Author Topic: Logistics of living off savings  (Read 5232 times)

bluetron

  • 5 O'Clock Shadow
  • *
  • Posts: 3
Logistics of living off savings
« on: September 05, 2013, 05:01:55 PM »
Hello-
I am hoping someone can help me or direct me to a thread that will be useful.
I am fairly new to this blog and forum, but MMM's ideas have really resonated with me, and it turns out I have been living a fairly Mustachian lifestyle even before I found this forum.
I am almost 40 and close to retiring, but live in San Francisco which is a pretty expensive city, and has high real estate values. I calculate that my family will need 50K a year to live on, and including our home equity, we have approximately 1.5 million saved. So far so good, right? The problem is that approximately 700K is in our home value and 450K is in retirement accounts. So we only have about 350K to really work with (in stock funds and Lending Club). So it seems that to retire and actually live off savings we would need to either sell the house and move someplace cheaper, or liquidate retirement funds early with a penalty. Am I missing something? Is there a way we could stay in our house and not touch retirement funds until 60?

beltim

  • Magnum Stache
  • ******
  • Posts: 2823
Re: Logistics of living off savings
« Reply #1 on: September 05, 2013, 05:13:34 PM »
It's going to be a tough road with so much equity tied up in your house.  Your liquid net worth is about $800k, so a $50k/year withdrawal would be a 6.25% withdrawal rate, substantially higher than most recommend.

The retirement accounts can be accessed early without penalty if you take 72(t) distributions basically, you have to commit to 5 years of withdrawals at a given rate.  That frees up the retirement funds for your use.  An online calculate suggests that you could withdraw $14-15k per year this way (I haven't checked that math).

So basically you'd need to come up with $35k per year until Social Security, which would be a 10% withdrawal rate on your taxable accounts.  I don't see that happening, or at least not while maintaining a comfortable margin of safety.


SnackDog

  • Handlebar Stache
  • *****
  • Posts: 1284
  • Location: Latin America
Re: Logistics of living off savings
« Reply #2 on: September 05, 2013, 05:32:20 PM »
Home equity doesn't go very far toward retirement unless you sell (and rent or move some place cheaper) or pay off the mortgage to lower expenses. If you need 50k/yr to live you could need as much as 25x that, depending on your age, health, etc to quit working.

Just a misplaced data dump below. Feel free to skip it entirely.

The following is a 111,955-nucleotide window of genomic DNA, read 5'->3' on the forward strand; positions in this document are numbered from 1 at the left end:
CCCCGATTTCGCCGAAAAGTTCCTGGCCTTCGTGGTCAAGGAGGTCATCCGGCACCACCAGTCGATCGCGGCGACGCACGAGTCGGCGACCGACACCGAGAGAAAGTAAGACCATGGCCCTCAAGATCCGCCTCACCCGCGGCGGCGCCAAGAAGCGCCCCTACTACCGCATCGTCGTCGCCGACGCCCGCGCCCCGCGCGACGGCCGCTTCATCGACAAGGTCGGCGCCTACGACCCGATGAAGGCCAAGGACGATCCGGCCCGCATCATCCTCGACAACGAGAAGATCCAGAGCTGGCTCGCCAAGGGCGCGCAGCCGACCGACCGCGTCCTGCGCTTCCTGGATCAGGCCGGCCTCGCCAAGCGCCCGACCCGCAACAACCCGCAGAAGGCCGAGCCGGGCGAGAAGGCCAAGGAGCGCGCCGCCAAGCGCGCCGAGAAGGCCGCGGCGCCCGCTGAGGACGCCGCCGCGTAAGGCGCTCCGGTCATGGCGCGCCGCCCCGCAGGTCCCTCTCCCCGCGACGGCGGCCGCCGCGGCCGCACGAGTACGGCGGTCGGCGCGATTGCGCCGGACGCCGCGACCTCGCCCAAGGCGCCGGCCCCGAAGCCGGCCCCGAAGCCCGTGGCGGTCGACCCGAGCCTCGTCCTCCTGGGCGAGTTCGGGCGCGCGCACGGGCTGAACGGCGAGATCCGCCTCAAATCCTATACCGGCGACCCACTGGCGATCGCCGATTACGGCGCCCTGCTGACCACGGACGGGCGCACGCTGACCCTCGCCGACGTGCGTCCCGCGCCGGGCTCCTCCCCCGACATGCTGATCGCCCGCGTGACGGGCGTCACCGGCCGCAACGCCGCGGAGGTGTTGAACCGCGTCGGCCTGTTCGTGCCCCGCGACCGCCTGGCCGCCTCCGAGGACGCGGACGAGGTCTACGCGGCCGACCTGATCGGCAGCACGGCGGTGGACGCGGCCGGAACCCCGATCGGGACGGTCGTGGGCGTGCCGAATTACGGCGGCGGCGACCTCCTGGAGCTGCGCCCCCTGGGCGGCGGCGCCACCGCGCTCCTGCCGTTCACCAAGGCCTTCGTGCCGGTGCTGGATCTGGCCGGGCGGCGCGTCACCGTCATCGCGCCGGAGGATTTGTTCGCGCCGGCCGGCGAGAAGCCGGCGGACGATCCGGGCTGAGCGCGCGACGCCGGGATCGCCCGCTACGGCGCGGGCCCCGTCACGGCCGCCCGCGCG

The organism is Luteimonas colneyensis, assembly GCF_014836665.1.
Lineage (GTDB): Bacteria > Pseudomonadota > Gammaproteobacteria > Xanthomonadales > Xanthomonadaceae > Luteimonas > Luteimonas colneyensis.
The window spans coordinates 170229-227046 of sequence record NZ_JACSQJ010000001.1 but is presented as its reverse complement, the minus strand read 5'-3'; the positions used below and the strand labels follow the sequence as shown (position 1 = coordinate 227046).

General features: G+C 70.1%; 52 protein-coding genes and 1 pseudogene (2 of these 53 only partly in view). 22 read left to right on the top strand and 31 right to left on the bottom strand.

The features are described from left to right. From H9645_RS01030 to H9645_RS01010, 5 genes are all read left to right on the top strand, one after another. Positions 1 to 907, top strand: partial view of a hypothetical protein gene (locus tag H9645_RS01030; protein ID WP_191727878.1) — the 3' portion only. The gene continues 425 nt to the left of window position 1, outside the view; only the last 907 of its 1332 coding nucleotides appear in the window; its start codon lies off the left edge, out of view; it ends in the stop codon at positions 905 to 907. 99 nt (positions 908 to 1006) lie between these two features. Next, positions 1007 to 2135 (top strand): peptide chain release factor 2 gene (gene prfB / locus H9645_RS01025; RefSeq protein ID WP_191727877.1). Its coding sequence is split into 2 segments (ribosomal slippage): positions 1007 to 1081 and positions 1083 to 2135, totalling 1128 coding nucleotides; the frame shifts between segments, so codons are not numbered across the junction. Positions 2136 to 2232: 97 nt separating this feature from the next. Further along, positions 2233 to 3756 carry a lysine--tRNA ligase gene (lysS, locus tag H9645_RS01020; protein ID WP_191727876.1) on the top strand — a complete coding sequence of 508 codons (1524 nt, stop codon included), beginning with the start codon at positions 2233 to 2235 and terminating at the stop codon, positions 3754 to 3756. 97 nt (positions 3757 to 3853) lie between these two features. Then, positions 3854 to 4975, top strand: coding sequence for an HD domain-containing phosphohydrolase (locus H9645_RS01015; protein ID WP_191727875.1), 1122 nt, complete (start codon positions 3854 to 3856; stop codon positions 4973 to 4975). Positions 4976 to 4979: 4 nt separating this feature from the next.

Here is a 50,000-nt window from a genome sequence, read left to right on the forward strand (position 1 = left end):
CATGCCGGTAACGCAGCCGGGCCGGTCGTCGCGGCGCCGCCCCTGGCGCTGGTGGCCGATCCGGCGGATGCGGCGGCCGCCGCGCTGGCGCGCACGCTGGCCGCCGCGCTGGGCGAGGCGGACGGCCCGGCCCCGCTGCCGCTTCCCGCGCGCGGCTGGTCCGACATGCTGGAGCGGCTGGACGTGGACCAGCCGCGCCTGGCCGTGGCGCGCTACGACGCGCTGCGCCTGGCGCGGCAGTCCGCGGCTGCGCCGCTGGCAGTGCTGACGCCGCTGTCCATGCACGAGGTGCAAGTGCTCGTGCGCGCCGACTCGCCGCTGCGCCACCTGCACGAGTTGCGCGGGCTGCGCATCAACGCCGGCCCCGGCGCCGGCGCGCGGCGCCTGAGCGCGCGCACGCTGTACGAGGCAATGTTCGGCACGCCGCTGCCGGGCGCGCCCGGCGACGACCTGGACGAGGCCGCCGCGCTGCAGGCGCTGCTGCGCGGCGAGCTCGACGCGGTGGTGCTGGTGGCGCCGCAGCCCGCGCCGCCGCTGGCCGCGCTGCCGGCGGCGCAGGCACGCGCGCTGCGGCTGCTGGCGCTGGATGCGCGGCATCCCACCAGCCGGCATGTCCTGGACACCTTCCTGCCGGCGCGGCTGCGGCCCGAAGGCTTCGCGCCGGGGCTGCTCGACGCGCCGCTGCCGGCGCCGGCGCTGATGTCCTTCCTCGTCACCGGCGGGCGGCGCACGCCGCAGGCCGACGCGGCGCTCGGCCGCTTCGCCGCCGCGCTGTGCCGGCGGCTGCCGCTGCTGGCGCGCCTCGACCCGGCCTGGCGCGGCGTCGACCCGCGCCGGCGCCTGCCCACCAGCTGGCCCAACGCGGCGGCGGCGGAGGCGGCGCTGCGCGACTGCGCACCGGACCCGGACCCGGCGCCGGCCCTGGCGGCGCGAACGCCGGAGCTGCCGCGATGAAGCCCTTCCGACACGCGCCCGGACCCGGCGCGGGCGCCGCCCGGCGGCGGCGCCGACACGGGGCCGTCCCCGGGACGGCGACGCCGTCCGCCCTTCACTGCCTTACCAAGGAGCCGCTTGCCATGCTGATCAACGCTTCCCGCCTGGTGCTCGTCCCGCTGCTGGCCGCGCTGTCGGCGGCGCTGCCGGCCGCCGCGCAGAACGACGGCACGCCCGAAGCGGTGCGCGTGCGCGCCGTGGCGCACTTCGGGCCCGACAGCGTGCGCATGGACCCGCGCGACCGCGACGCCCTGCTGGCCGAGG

bluetron

  • 5 O'Clock Shadow
  • *
  • Posts: 3
Re: Logistics of living off savings
« Reply #3 on: September 05, 2013, 06:01:31 PM »
Thanks so much beltim and SnackDog!
I did not know about the 72(t) distributions, so that's very helpful, but basically it's looking like the house will have to go.

DoubleDown

  • Handlebar Stache
  • *****
  • Posts: 1989
Re: Logistics of living off savings
« Reply #4 on: September 06, 2013, 09:26:30 AM »
Thanks so much beltim and SnackDog!
I did not know about the 72(t) distributions, so that's very helpful, but basically it's looking like the house will have to go.

You, sir, deserve two Internets! I applaud your flexibility, and congratulations on building up your healthy stash.

You might also search for "5 Year Roth Pipeline." It's another, more complicated way of accessing your 401k/IRA funds penalty-free before age 59.5, if the 72(t) distributions are not enough because of low interest/withdrawal rates. Basically you convert one year's worth of living expenses each year from a traditional IRA to a Roth IRA, then in 5 years you can access the principal penalty-free. You do this for each year, creating a "pipeline" of living expenses until you reach 59.5 or can start tapping into other retirement funds like pensions, SS, etc.

secondcor521

  • Handlebar Stache
  • *****
  • Posts: 2046
  • Age: 49
  • Location: Boise, Idaho
  • Big cattle, no hat.
    • Age of Eon - Overwatch player videos
Re: Logistics of living off savings
« Reply #5 on: September 06, 2013, 12:37:13 PM »